Saturday, April 24, 2010

Some Thoughts After the Women's Retreat

Clearly I’m in blogging lite mode. Or blogging slump mode, perhaps. Facebook posts are more frequent, being shorter and requiring less thought and all.

I’ve just come home from a women’s retreat with my sisters from church. God has so blessed our church with our pastor and his wife. Mama B, as we affectionately call our pastor’s wife, is a humble, authentic servant of Jesus who He has gifted to open His word to us and teach us well. The theme of our retreat was “True Blue” and Mama B basically exposited the book of Philippians this morning as she shared with us what a true blue, authentic follower of Christ will look like. It was real encouragement, as were the other speakers, lay women from our church, who I got to learn from this weekend. May God be glorified as we seek to daily live as true blue, authentic followers of Jesus Christ. I will greatly miss this church family when we move in June.

I have been struggling recently with emotions again. Not doubt in the truth of the scripture, that is settled for me. No, the struggle that has plagued me has been more a struggle with a desire to more fully and deeply embrace the truths I believe, to live out the faith in a real way and be sure that what I say I believe is what I really, deep down believe, because what I believe will inform how I live, and I'm trying to identify the lies I may still be believing that cause doubts to creep in where I have no desire to entertain them. It has been a soul-searching time and a real struggle.

The Lord graciously allowed me to recognize something this weekend that I think I have known for a long time but have needed to come face to face with and repent and move away from. I suffer from a perverse form of pride which leads to a very low self-esteem. I know, pride and low self-esteem seem to be oxymorons, but not really. This kind of low self-esteem is really a thinking too much about me, being too introspective and perfectionistic, which leads to me feeling I have nothing to offer and that I'm just not good enough and just not lovable enough, which becomes paralyzing and certainly doesn't lead into me learning to care about and love others well, so, it’s really a form of pride.

Anyway, what I have realized is the root of this paralyzing shyness, this low self-esteem, this feeling that I have nothing to offer, is really that I have a sinful lack of belief that God really does love me with a covenant love. I know the right answers, I can explain covenant and give the correct answers to the E.E. questions, but I have a hard time deep down in my heart of hearts believing He loves me. I have a good grasp on God being holy and sinless and the Judge of all. But, for some reason, I have a much harder time really getting that He is love. That’s hard to admit. The bottom line is, Jesus said that He will not cast out those who come to Him. There is no condemnation for those who are in Christ Jesus. He took on human flesh and lived a sinless life and redeemed us with His blood. What amazing love He has demonstrated. I am His. It doesn’t matter what my feelings say. I am His child. He died to set me free from my pride and sin. And He will complete the work He has begun in me. His word is true. And I am seeking to see and savor Him, to offer the sacrifice of praise, to worship at His feet as Mary did, remembering that most important part of finding my satisfaction in Christ alone.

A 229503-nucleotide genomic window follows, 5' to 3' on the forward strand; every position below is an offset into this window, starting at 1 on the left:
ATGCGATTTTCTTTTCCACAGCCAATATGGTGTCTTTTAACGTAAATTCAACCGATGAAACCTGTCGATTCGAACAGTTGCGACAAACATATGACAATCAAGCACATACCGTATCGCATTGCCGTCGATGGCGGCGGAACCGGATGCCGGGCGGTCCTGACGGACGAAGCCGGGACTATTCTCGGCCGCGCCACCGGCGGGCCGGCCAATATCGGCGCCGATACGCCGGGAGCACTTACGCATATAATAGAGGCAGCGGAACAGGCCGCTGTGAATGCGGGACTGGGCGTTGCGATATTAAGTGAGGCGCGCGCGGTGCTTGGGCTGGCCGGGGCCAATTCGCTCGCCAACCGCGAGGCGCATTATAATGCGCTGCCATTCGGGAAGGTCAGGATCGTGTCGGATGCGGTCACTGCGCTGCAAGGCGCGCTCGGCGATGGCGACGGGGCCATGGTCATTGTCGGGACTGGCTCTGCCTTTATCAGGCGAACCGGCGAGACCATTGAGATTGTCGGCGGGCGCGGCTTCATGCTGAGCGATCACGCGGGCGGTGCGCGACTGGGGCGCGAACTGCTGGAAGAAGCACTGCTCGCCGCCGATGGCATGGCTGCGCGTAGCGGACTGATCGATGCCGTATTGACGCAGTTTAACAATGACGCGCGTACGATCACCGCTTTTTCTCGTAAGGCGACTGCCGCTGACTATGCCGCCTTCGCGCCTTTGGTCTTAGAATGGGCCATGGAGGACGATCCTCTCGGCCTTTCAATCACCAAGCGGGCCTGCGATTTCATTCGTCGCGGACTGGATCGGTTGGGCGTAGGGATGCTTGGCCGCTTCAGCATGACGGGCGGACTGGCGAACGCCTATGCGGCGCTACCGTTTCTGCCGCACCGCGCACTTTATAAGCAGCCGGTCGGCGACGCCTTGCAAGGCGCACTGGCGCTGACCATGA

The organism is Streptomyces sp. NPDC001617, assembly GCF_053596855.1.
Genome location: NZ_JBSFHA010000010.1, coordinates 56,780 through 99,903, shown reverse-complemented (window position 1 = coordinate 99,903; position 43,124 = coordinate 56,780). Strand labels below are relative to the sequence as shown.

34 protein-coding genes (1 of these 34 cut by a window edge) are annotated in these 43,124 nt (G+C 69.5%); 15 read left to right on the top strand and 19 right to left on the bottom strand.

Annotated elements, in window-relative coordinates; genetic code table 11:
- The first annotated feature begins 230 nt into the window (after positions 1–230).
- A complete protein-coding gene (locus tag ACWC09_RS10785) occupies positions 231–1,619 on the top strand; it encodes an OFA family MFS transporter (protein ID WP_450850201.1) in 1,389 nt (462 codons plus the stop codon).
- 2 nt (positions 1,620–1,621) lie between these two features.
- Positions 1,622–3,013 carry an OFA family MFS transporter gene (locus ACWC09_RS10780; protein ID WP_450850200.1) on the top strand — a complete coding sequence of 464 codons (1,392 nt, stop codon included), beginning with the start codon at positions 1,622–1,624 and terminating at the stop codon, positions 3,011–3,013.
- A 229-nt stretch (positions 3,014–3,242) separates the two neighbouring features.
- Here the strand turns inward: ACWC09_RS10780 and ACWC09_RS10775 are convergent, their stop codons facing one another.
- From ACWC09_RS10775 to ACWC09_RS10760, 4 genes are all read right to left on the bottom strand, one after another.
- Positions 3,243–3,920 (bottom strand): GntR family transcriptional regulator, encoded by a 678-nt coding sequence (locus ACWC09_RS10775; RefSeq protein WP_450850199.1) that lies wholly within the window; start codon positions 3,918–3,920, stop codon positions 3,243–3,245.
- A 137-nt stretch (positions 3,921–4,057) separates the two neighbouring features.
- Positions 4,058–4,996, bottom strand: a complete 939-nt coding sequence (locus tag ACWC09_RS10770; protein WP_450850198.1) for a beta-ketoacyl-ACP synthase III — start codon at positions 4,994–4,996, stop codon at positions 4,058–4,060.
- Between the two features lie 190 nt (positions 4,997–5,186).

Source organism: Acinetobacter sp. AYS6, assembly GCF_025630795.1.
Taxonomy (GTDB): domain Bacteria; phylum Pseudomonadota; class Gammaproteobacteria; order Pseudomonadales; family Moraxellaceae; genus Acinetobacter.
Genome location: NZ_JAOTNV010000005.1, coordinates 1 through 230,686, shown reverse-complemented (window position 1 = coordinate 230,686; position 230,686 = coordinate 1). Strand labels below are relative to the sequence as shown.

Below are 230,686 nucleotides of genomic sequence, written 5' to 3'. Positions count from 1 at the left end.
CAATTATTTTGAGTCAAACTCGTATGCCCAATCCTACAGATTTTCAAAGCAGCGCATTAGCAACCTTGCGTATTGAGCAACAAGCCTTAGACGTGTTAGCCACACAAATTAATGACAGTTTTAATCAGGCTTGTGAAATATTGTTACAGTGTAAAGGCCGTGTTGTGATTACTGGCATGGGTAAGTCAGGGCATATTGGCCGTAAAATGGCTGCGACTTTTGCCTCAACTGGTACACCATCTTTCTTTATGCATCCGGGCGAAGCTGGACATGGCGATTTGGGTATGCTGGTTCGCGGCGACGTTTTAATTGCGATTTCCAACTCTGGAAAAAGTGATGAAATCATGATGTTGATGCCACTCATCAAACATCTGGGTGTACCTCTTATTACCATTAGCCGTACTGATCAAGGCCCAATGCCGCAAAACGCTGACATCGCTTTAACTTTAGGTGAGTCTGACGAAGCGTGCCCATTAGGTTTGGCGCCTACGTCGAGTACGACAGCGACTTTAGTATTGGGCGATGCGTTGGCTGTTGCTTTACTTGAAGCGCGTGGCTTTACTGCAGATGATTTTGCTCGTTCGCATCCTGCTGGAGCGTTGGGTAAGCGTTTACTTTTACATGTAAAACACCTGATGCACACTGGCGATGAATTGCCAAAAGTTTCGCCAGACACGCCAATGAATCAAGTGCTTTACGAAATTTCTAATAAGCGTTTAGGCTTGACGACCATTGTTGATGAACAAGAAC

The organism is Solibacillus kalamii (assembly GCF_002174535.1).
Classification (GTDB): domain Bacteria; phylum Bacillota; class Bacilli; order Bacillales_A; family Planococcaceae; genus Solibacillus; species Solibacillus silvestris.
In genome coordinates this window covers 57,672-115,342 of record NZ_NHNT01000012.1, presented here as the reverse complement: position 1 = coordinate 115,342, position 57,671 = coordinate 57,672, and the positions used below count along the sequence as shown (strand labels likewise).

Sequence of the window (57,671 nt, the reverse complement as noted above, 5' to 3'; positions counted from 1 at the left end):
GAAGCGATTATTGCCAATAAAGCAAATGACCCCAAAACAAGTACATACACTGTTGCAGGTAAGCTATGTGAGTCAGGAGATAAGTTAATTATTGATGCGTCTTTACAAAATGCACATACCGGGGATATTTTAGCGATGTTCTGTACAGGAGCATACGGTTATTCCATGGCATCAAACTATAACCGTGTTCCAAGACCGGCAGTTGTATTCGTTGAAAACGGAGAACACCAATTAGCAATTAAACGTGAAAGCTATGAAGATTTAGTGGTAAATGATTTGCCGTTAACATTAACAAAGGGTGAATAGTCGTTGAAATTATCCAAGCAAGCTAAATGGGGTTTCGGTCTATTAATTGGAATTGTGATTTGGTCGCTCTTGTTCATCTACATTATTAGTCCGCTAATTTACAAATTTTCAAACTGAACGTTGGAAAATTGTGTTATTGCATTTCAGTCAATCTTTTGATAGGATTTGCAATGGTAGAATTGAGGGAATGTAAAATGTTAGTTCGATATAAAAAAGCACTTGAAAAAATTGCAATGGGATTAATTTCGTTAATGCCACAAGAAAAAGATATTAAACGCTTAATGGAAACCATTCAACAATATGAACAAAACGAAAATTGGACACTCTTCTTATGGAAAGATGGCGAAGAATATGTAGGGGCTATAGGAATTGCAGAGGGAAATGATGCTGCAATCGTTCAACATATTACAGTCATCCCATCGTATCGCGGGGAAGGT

Do you ever read through the Psalms and hunger for the kind of love for God that the sweet psalmist of Israel, King David, evidenced in the words he wrote? I want to love God like that. Something else that struck me this afternoon as I was pondering all I heard this weekend and thinking about something else that I’ve been wanting to blog about for a few days was that David did not spend much time fretting over whether his faith was real or whether he was really saved. He was confident that he was God’s man. That was settled because he knew the God he served. He knew that our God is a covenant keeping God, and he rested his confidence in that. I can rest my confidence there, too. Jesus came to save sinners, and I am certainly a sinner. It is not the strength of my faith that keeps me in His hand, but it is the strength of His promise, His word, His finished work of redemption that holds me there. All the promises of God are yes and amen in Christ Jesus and it is in Jesus alone that I can rest.